New Doc ‘Citizen K’ is the Perfect Impeachment Sideshow

 

 

As America finds itself in the unfathomable position of carrying out an impeachment inquiry for a president who has been tilting the country into a sort of quasi-totalitarianism (if that’s not a contradiction in terms), perhaps the more bizarre reality is that it’s all carried out in the shadow of Russian interference in the American “democratic” process. And into this ideological maelstrom comes a chilling new documentary, Citizen K, opening this Friday, November 22.

Back in the early oughts, Europe and the Euro were booming, Vladimir Putin was newly in power to the east, and the Russian oligarchs were living the high life – with obligatory model girlfriends, extravagant art collections, and the implied protection of the Kremlin.

 

 

Yukos oil honcho Mikhail Khodorkovsky was perhaps the greatest benefactor of the glasnost/perestroika fallout, with a fortune said to be in the area of about $15 billion. But in October 0f 2003, he was arrested and charged with some vague concept of fraud – which was kind of like singling out one mafia don for extortion. To be sure, almost no one at Khodorkovsky’s level was free from suspicion of all manner of corruption and collusion, so the charges seemed nothing if not highly politically motivated. And in truth, the supreme oligarch had simply fallen out of favor with Putin – so in keeping with accepted practice, was to be dealt with accordingly. He would, following a kangaroo trial, spend eight years in prison before his early release in 2013.

Citizen K (directed by Alex Gibney, who the NY Times called “one of America’s most prolific documentary filmmakers”) tells the story of MK’s redemption, as he went on to become a vocal, highly outspoken critic of Putin, though he has mostly done it from a safe perch in Switzerland – where he also enjoys a financial cushion of about $250 million (it sucks losing $14 billion plus, but were guessing he’ll be fine). So the film is not so much attempting to make a knight-in-shining-armor of him, but rather to convey a narrative that perhaps epitomizes the two decades that Putin has remained in power (save for the sham 2008 – 2012 puppet presidency of Dmitry Medvedev).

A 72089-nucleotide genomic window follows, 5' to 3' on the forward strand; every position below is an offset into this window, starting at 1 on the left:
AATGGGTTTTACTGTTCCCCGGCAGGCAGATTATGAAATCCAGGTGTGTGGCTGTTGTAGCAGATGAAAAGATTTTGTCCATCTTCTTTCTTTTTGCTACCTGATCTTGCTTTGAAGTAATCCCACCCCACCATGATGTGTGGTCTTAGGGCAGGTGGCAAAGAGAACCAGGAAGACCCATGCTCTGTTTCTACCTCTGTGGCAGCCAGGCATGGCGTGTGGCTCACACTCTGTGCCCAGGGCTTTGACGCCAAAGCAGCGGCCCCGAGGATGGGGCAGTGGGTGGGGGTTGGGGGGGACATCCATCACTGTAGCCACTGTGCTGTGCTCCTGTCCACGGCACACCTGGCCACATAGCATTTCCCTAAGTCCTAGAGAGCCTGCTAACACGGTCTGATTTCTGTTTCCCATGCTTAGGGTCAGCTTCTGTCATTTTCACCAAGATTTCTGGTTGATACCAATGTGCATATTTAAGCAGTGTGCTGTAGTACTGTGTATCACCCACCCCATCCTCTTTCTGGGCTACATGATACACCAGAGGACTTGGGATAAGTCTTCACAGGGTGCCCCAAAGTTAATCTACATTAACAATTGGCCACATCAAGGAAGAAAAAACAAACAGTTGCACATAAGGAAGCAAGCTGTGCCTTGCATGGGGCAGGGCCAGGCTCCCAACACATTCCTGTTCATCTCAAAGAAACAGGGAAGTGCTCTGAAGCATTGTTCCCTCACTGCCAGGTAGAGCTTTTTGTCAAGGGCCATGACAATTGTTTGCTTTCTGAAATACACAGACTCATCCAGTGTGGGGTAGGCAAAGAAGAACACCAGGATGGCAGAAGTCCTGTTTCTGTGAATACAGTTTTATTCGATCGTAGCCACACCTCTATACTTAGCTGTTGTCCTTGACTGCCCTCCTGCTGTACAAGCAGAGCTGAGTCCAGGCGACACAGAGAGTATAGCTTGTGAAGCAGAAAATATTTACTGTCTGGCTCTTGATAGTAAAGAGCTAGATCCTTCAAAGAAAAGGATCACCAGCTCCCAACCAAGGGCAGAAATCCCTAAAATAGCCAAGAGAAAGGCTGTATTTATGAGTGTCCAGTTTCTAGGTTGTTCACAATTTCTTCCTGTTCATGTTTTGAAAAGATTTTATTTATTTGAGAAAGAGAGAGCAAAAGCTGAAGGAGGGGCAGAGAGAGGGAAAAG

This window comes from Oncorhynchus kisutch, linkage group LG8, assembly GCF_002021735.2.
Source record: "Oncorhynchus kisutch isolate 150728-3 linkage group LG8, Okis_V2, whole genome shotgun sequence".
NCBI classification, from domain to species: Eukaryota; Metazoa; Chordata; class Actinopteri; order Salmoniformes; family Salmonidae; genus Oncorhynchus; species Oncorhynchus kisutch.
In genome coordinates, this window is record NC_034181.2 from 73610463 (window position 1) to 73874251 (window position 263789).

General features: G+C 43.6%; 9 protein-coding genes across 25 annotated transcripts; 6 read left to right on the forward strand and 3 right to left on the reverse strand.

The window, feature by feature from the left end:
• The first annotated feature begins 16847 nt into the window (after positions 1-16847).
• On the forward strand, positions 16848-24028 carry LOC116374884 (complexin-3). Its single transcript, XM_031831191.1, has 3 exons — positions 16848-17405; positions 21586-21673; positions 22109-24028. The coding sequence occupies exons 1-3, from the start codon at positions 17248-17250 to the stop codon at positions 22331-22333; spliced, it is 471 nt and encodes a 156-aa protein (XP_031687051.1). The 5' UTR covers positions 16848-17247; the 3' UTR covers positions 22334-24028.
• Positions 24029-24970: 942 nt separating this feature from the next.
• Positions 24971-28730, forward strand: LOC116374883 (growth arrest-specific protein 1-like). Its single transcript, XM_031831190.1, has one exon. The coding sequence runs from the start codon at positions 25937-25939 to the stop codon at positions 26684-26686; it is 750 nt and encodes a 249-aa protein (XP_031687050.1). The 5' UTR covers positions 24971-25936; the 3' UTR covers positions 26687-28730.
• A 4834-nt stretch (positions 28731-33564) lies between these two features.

We’re reminded that Putin was, in fact, a minor political player who, by virtue of certain promises to the “Big 7” oligarchs to protect their financial fiefdoms, became one of the most powerful people in the world. And despite regular elections, his reign is unabashedly referred to as a “dictatorship” in the film. Khodorvsky’s rise and fall is documented in a convincingly dramatic arc, and the filmmakers don’t seem to be asking for viewers to like him or hate him (he didn’t end up a billionaire by being a pillar of society).

But he becomes a de facto hero (at least to Russians) as a result of his prison time and his willingness to speak out against the strong man in The Kremlin – with the hope that the latter will finally be brought down.

“For Putin,” he reveals, “there is a horrible feeling that at any moment, the system might fall apart.”

And what Citizen K is really trying to make clear, is that there is inarguably a system in place in Russia that is in dire need of massive, sweeping reform. And as we watch the hearings unfold across American television screens this week, with their chilling revelations of abuse of power by President 45, it’s safe to say that may just be exactly what is needed here, as well.

 

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